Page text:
Photo courtesy of State of West Virginia

Photo courtesy of State of West Virginia

A report from the West Virginia Legislature’s Post Audit Division concluded that 42.4% of the fleet vehicles with available mileage data did not meet the fleet’s minimum utilization requirement.

The audit is part of an ongoing examination into the state fleet. In February, the Post Audit Division concluded that the state’s minimum utilization requirement – 1,100 miles per month and 13,200 miles annually – was the highest of 10 states reviewed. However, the Department of Administration was unable to provide how or why this number was set.

At the time of the examination, the Post Audit Division requested utilization data for calendar-year 2016. But the Fleet Management Office only had odometer data collected through the state’s fuel vendor, and not all agencies are required to utilize the fuel contract, so it only had data for approximately 50% of state vehicles.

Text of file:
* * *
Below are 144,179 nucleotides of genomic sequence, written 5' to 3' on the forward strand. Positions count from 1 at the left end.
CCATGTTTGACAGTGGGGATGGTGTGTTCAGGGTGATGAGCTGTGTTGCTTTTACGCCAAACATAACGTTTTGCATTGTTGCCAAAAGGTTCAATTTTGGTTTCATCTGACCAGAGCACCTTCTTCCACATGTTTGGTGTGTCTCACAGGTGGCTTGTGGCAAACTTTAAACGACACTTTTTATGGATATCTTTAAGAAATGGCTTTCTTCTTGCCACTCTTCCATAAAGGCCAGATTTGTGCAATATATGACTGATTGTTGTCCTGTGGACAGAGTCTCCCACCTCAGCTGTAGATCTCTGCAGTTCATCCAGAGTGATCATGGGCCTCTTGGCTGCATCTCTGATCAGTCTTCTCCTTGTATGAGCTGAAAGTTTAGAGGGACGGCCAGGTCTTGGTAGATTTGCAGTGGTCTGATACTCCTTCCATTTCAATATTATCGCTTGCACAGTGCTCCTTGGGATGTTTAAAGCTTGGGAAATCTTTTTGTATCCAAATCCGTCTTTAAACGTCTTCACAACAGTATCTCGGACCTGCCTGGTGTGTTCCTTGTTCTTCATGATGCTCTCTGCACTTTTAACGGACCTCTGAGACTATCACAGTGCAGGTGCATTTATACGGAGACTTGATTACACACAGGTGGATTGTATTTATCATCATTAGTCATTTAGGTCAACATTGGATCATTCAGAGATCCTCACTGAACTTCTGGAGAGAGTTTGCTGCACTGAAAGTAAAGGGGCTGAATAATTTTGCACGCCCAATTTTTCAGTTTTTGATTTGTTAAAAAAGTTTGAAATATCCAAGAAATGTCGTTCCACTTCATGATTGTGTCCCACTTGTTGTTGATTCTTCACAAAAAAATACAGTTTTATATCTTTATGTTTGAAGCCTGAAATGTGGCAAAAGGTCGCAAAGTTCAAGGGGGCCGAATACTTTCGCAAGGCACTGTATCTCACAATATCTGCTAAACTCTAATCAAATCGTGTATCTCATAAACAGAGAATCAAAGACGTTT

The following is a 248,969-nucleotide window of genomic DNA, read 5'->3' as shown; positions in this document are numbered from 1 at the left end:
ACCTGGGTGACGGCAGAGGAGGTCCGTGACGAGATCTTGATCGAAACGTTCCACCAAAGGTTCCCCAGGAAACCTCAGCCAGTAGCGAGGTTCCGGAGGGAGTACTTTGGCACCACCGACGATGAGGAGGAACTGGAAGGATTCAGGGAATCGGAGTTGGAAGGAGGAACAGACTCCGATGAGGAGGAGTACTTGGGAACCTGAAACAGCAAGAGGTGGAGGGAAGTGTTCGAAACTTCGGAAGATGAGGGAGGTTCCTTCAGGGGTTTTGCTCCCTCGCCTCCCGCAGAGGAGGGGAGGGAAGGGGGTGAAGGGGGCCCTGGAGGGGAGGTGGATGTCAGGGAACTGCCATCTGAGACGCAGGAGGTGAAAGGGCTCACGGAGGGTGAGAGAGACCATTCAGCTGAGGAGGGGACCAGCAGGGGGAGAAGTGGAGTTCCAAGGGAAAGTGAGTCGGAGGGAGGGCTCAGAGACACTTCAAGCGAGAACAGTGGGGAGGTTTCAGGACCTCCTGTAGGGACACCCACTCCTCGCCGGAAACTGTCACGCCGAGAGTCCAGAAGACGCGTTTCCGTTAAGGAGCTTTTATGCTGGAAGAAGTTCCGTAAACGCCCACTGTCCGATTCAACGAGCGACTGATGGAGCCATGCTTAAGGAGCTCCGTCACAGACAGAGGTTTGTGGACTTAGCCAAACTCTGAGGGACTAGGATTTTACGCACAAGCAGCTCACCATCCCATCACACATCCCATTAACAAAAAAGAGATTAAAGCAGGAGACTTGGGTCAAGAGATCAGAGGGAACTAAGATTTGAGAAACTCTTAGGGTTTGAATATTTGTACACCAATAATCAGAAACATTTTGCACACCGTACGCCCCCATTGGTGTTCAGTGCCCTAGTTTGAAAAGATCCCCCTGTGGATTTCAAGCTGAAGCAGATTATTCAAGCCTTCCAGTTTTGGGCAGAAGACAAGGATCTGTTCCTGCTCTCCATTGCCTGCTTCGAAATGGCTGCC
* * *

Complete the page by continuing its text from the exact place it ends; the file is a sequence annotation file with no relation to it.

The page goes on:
In addition, this data was mostly used to track fuel usage and cost and check against fuel theft; the agency did not use the data to calculate utilization. The Post Audit Division found that 42.4% of the vehicles with usable mileage data, or 1,531 vehicles, did not meet the minimum utilization requirement and only 10 vehicles were granted an exemption from the minimum utilization for the 2016 calendar year.

According to the report, a representative from the Fleet Management Office said the agency began collecting more mileage data beginning September 2016, and the Legislative Auditor is currently conducting a similar utilization analysis on data collected between October 2016 and March 2017.

In August 2016, the Post Audit Division failed to identify the number of vehicles in the state fleet. In the time since, Governor Jim Justice has vowed to examine state spending, making cuts to his own fleet and encouraging state agencies to do the same.

Click here to read the full audit.